The climate change debate has generated another controversy after a recent study emphasized that even a 2 degree goal may be insufficient. Scientists David G. Victor and Charles F. Kennel had suggested in an article published in the month of October, 2014, last year, that the goal of “capping global warming to a maximum of 2 degree Celsius” over the levels prevalent before industrialization, may no longer be sufficient.
This built the case for a recently published article, authored by Petra Tschakert of Penn State University who scrutinized Victor’s and Kennel’s proposition and arrived at the same conclusion. Tschakert has found the UN Framework Convention on Climate Change’s (UNFCC) goal of 2 degrees as “utterly inadequate” and instead, proposed that the target should be revised to 1.5 degree Celsius.
Back in 2009, at the UNFCC, nations around the world had agreed to a 2 degree Celsius limit and had collectively pledged to do everything in their power to reduce current global temperature to 2 degrees above pre-industrial levels. Also, called the Copenhagen Accord, it also endorsed the continuation of the Kyoto Protocol that was adopted in the year 1997. Although, the protocol has now subsided, owing to its non-renewal after the Doha Amendment, the Kyoto Protocol was the first serious attempt at recognizing the perils of global warming. The protocol also laid down the seeds for climate control policies. A total number of 192 countries had signed up to the protocol, but effective action remains to be implemented.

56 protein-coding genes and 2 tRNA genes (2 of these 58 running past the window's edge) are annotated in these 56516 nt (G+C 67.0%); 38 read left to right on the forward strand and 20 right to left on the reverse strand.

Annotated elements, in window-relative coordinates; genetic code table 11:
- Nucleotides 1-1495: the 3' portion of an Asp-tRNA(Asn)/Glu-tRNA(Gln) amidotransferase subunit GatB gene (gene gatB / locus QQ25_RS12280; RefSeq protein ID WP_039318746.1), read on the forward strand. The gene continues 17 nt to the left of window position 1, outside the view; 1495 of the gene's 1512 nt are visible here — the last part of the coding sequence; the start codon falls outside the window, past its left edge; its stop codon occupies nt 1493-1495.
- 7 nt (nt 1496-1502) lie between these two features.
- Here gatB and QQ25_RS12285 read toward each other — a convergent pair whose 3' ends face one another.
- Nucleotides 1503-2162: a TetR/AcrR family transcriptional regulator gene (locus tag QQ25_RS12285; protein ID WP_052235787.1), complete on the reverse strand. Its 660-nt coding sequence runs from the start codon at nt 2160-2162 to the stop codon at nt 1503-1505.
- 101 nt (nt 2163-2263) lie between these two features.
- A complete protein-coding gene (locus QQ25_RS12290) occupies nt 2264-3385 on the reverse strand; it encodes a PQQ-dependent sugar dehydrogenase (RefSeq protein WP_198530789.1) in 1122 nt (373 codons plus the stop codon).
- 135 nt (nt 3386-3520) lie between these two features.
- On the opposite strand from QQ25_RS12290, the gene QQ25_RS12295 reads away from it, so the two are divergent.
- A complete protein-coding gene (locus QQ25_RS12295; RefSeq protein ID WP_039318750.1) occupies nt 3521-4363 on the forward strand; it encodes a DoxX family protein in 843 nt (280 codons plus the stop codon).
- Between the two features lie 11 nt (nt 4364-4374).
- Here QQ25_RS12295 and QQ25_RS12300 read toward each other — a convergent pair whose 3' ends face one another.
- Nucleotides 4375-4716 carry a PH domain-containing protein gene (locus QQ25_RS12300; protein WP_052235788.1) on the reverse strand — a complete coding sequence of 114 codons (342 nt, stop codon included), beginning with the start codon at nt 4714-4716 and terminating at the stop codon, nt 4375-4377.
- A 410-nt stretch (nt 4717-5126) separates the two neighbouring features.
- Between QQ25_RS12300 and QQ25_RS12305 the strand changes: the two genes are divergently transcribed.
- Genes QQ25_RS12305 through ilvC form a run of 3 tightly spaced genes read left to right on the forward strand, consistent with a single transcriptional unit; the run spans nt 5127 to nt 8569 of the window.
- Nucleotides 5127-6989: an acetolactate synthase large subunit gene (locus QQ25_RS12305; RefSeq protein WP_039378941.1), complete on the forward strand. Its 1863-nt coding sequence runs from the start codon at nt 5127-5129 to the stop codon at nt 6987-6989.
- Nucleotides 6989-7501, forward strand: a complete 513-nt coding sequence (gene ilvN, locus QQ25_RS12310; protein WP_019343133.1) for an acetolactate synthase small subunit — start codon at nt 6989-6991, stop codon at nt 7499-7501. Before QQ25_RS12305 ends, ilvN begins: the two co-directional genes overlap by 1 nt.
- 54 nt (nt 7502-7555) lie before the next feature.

2014’S UNFCC Conference of Parties (COP), conducted last year in Lima, was supposed to take up the challenge of global warming and ensure that nations agreed to cuts in their national carbon emission levels. However, the COP was unsuccessful as the parties could not agree on national levels. The next year’s UNFCC COP is scheduled to be held in Paris from 30th November to 11th December, 2015. The COP will continue from Lima’s agenda and make efforts towards achieving a legally binding agreement. However, the success of that COP is still in question, as even the leadership of the COP has not been decided yet.
It is in this backdrop, that Tschakert’s article needs to be viewed. Writing in the article published in the open access journal, ‘Climate Change Responses’, she insisted on an even lower cap, as any other higher limit would have a direct negative impact upon coral reefs, cause rises in sea levels and lead to the maintenance of the Arctic ice during summers.